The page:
• Crazy Horse mountain carving.  The Lakota chiefs hired a Polish Bostonian to create a mountain sculpture of Crazy Horse.  The work started in 1947 and is ongoing today.  It is much bigger than Mt. Rushmore and totally privately funded so still being carved under the direction of the original artist’s children.  Another amazing South Dakota site!

Crazy Horse Sculpture Model

Crazy Horse Mountain Carving
  • Random observation – loved the mixture of names of Crazy Horse Scholarship recipients – David Strickland, Regina Still Smoking, Ruth Afraid of Bear, Theresa Brewer, Maxine Broken Nose, Jerilyn Chasing Hawk, and Leo Her Many Horses. Also loved this real place – Crazy Woman Creek!
  • On our way to Wyoming we first stopped at Jewel Cave National Park and—yes–another stamp!!!  We opted to forego the spelunking and even skipped the hour and a half tour deep underground into the cave full of stalactites and stalagmites (we just wanted to say those words out loud).  But we watched the video and jewel-like it was!
  • Spontaneous decision along route 16 to head to Devils Tower a national monument and —-yes—-another stamp!!!  A most unusual rock tower with a lot of Indian folklore, a sacred Indian site with a fun tale of its origins.

Devils Tower

Jersey Junction

Two today:

At a rest stop in Bumbleroot, Wyoming (seriously, we have no idea what the real name of the town was), Sue spotted a fellow Jersey vehicle.  Seeing as how we were the only other people/vehicle in the rest area, we approached them.  Yay Jersey!!!  They were from Pennington and on a similar cross country trip with their dog, Dora.  They were great to talk to.  They were worried about their Obama bumper sticker.  We all agreed it would be fine until Texas.

On the way out of Devils Tower, we were instructed to stop and wait for the Pilot Car.  What??  While waiting, we chatted up the nice young Wyoming road worker.  He let us know that he had never been to NJ because “it’s a zoo there, isn’t it?”  So we offered him peanut butter and wheat thins which he happily accepted.  The Pilot Car arrived and escorted us up past the landslide road repair and off we went.

Theme of the Day: Indian stuff

Up next: Yellowstone National Park


Another random animal crossing the road (we think it’s a Mule Deer)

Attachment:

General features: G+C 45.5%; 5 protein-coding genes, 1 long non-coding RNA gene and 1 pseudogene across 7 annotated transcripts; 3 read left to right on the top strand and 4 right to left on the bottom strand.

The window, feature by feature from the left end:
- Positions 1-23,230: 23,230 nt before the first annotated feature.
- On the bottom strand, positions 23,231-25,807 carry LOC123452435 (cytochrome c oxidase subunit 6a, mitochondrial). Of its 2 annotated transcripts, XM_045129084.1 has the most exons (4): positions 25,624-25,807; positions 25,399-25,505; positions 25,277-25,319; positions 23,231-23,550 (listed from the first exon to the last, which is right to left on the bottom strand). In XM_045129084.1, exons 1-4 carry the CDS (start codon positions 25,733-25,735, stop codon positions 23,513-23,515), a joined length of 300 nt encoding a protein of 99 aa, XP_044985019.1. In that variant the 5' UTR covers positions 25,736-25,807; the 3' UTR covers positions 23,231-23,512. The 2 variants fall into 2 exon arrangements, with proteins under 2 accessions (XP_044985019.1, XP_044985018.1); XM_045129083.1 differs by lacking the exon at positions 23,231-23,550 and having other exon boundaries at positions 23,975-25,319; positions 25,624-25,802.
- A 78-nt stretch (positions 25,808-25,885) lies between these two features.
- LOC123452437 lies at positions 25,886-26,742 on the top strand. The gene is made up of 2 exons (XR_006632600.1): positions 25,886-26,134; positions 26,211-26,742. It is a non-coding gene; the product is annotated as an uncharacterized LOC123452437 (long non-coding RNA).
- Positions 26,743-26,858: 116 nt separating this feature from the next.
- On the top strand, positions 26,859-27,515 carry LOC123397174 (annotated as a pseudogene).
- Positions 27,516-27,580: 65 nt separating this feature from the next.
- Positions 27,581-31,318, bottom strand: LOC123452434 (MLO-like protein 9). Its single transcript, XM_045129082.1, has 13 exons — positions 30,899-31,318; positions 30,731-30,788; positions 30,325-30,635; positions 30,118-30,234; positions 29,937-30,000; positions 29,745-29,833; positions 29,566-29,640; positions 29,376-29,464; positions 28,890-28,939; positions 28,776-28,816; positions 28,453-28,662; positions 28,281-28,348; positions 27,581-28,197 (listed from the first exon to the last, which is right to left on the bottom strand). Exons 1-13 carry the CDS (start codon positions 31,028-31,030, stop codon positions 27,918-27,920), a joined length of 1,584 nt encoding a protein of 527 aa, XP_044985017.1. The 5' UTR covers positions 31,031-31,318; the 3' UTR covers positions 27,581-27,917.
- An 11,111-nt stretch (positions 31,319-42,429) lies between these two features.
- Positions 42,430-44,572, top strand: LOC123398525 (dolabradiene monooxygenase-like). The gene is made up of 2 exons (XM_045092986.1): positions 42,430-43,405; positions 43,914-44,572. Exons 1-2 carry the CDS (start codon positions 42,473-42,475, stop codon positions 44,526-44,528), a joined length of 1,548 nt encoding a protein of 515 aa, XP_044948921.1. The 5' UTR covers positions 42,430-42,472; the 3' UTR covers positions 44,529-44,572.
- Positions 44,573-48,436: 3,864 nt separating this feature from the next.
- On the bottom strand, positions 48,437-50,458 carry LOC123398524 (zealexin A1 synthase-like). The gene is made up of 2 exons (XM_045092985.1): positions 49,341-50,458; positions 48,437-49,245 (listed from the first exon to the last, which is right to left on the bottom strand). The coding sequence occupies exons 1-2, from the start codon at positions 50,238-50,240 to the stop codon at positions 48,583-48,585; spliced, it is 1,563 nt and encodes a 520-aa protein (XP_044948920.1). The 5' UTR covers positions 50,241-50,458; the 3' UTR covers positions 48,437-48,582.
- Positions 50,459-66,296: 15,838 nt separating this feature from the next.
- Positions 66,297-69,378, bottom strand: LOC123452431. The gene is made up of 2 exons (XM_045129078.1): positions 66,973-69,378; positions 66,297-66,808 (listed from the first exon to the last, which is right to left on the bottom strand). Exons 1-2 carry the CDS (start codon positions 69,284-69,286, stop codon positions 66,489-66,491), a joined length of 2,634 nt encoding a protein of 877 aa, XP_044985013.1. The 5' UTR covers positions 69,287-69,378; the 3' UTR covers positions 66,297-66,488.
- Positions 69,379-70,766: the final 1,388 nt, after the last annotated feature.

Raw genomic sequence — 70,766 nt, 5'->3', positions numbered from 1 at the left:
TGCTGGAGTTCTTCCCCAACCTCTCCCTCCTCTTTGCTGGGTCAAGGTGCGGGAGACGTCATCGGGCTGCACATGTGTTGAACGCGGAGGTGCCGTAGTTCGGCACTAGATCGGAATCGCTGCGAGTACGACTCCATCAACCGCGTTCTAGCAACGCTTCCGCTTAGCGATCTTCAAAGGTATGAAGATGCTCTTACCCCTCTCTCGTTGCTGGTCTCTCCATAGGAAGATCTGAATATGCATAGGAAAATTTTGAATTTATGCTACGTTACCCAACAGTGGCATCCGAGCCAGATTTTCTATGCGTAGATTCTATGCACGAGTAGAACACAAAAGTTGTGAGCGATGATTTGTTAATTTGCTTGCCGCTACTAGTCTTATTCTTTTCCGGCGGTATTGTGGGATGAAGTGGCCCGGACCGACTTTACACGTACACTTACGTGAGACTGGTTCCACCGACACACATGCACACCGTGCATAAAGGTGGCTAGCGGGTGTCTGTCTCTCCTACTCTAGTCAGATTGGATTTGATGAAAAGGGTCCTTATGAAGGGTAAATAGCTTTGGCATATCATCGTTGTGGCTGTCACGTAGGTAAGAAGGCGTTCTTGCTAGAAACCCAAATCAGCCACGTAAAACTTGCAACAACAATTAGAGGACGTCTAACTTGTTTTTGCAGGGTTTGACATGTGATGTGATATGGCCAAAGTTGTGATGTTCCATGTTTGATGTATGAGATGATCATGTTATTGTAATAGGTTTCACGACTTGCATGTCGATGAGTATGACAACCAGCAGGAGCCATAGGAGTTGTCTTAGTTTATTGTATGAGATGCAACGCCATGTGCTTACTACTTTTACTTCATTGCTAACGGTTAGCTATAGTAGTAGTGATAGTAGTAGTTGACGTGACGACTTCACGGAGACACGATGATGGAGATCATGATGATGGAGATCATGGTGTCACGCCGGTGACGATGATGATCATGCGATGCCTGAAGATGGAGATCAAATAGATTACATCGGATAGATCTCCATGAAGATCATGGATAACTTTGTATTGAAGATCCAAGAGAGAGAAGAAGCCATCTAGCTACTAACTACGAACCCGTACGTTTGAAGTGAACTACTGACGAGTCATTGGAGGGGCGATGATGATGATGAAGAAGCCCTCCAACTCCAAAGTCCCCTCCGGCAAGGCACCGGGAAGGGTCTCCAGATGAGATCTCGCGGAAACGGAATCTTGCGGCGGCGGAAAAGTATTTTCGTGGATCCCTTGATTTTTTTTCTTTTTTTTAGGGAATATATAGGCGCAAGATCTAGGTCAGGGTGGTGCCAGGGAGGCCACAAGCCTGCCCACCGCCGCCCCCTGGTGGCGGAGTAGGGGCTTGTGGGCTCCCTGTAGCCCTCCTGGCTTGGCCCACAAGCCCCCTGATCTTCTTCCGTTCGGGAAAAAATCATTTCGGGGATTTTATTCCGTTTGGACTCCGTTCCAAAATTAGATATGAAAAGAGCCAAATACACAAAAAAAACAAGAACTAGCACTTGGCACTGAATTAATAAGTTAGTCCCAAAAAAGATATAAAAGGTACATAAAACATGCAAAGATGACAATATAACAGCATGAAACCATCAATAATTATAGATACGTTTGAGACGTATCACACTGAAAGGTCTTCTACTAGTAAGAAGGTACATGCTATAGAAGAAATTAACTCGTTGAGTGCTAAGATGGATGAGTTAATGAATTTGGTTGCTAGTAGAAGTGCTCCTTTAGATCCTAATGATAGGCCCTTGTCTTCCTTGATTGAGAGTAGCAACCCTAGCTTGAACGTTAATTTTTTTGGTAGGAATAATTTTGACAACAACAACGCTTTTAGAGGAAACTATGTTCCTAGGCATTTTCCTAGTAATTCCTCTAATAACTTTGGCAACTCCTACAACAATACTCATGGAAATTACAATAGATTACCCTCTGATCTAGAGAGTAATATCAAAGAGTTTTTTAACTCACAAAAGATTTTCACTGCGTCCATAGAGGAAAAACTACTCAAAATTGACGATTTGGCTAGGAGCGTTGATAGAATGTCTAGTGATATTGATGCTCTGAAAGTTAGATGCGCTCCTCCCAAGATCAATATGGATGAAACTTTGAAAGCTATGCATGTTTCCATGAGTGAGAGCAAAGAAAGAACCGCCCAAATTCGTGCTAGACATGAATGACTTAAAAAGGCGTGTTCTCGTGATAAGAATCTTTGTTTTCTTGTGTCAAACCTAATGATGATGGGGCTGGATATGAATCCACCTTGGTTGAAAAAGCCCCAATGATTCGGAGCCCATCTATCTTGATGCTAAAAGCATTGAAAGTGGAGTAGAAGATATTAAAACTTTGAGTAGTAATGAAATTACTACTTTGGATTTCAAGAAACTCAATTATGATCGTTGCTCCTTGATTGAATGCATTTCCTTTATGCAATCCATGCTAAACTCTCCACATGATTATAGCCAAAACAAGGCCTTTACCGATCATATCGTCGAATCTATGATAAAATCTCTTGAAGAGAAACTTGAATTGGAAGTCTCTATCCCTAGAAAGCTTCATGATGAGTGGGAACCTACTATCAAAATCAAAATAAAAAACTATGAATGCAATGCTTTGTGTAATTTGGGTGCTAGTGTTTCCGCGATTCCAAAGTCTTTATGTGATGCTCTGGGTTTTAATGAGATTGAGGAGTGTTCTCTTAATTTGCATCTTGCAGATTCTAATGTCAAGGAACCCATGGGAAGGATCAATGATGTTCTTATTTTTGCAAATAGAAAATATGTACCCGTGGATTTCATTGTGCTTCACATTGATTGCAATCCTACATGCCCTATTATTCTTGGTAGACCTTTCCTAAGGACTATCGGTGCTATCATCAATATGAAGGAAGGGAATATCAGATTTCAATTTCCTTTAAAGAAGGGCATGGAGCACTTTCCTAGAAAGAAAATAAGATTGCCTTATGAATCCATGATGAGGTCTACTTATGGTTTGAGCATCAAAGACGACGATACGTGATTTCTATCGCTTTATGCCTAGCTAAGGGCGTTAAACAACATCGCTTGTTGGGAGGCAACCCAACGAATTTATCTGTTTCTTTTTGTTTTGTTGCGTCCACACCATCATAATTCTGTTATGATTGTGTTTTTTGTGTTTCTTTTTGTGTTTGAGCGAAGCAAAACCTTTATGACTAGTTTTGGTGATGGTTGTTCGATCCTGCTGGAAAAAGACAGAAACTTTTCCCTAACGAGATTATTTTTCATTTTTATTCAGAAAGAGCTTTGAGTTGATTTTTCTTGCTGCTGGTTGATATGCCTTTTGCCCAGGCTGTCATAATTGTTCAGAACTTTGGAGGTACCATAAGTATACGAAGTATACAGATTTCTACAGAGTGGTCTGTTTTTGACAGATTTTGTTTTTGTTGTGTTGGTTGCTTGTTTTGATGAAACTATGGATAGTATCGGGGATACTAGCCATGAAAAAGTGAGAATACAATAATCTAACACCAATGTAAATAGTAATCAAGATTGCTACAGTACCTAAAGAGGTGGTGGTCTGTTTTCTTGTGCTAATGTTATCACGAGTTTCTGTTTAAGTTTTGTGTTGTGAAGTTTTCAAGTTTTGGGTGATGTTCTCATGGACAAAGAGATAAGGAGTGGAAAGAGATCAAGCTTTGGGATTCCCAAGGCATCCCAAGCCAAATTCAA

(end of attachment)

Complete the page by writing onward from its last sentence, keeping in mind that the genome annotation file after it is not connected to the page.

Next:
Day 14: Friday, September 28 – Buffalo, WY to Yellowstone National Park

  • It takes us 3 hours to get out each morning no matter how hard we try or how we change our routine. It’s 3 hours. We must accept it. Ok – 3 hours later – we left on the long road to Yellowstone. First up – incredible scenery and up and over a mountain. 8,500 feet or so, winding switchbacks and heading into Big Horn National Forest.
  • Towns are few and far between in this big ol’ Wyoming. Once you get to one, it might be a dot. Like Emblem, WY, population 10 (so says the sign). We stopped in Cody, WY, population 10,000 – megametropolis – founded by Buffalo Bill Cody as the gateway to Yellowstone and a whole wild west vibe. His hotel, Irma, (named for his daughter) is still here and still open for biz. We lunched here and strolled the main street.

  • Back on the road to Yellowstone, which purported to be 68 miles, but it turns out that was just to the east entrance to the Park and we are heading to the southwest entrance. Another 70 winding miles. Again, fantastic scenery, crazy weather patterns and animal sightings. Just when we were giving up hope on seeing animals, we struck gold with a major elk sighting! Here’s what we learned:
  1. Elk are in mating season now.
  2. The male (bull) makes a bugling horn call to impress the babes (cows). A good bull will have a harem of babes, possibly up to 20.
  • So, lucky us, we witnessed a bull (10 point rack) and 8 cows hanging out. The bull bugled 3 times, at least, and the cows responded with their own call. It seemed to us that the sistahs were more or less doing their own thing, calling to each other, and were generally unimpressed with Mr. Bull.
  • We met a Google-Earth photographer scoping out the park for a future Google project who filled us in on elk behavior. So we think the bull was about 8 years old – in his prime! One sistah hung with him but the others totally wandered off. We did like his bugling, however. Later we saw a young bull, only a 4 point rack, who had his paltry harem of 2. Go young bull!!